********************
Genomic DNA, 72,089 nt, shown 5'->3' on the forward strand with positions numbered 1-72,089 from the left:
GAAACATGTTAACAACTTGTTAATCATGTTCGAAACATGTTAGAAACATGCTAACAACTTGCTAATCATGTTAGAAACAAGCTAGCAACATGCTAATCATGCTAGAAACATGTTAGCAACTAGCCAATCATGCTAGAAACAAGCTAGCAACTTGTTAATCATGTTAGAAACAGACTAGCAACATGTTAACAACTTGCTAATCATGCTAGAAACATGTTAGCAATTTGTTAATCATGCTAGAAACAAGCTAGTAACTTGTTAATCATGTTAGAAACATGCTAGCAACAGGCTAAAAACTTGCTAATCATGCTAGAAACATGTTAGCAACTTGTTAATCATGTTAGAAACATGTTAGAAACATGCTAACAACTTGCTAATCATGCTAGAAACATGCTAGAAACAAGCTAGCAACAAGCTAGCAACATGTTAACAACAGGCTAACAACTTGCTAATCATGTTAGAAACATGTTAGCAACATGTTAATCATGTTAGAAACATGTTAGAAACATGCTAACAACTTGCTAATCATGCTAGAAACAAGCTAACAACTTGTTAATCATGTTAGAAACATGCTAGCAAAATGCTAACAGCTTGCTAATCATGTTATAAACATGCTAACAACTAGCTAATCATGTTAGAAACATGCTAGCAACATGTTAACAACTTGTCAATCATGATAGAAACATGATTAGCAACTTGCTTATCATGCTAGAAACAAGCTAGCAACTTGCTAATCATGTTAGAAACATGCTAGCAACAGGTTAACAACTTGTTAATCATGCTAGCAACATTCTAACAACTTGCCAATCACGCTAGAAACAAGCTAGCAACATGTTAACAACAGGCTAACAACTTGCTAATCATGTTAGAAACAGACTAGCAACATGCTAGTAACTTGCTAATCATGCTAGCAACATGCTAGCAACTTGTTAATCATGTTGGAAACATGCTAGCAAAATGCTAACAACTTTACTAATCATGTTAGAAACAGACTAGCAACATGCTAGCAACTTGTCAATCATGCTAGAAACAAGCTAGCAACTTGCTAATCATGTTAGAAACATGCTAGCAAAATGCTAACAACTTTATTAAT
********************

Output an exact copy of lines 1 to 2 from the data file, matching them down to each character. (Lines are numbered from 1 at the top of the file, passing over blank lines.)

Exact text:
Genomic DNA, 72,089 nt, shown 5'->3' on the forward strand with positions numbered 1-72,089 from the left:
GAAACATGTTAACAACTTGTTAATCATGTTCGAAACATGTTAGAAACATGCTAACAACTTGCTAATCATGTTAGAAACAAGCTAGCAACATGCTAATCATGCTAGAAACATGTTAGCAACTAGCCAATCATGCTAGAAACAAGCTAGCAACTTGTTAATCATGTTAGAAACAGACTAGCAACATGTTAACAACTTGCTAATCATGCTAGAAACATGTTAGCAATTTGTTAATCATGCTAGAAACAAGCTAGTAACTTGTTAATCATGTTAGAAACATGCTAGCAACAGGCTAAAAACTTGCTAATCATGCTAGAAACATGTTAGCAACTTGTTAATCATGTTAGAAACATGTTAGAAACATGCTAACAACTTGCTAATCATGCTAGAAACATGCTAGAAACAAGCTAGCAACAAGCTAGCAACATGTTAACAACAGGCTAACAACTTGCTAATCATGTTAGAAACATGTTAGCAACATGTTAATCATGTTAGAAACATGTTAGAAACATGCTAACAACTTGCTAATCATGCTAGAAACAAGCTAACAACTTGTTAATCATGTTAGAAACATGCTAGCAAAATGCTAACAGCTTGCTAATCATGTTATAAACATGCTAACAACTAGCTAATCATGTTAGAAACATGCTAGCAACATGTTAACAACTTGTCAATCATGATAGAAACATGATTAGCAACTTGCTTATCATGCTAGAAACAAGCTAGCAACTTGCTAATCATGTTAGAAACATGCTAGCAACAGGTTAACAACTTGTTAATCATGCTAGCAACATTCTAACAACTTGCCAATCACGCTAGAAACAAGCTAGCAACATGTTAACAACAGGCTAACAACTTGCTAATCATGTTAGAAACAGACTAGCAACATGCTAGTAACTTGCTAATCATGCTAGCAACATGCTAGCAACTTGTTAATCATGTTGGAAACATGCTAGCAAAATGCTAACAACTTTACTAATCATGTTAGAAACAGACTAGCAACATGCTAGCAACTTGTCAATCATGCTAGAAACAAGCTAGCAACTTGCTAATCATGTTAGAAACATGCTAGCAAAATGCTAACAACTTTATTAAT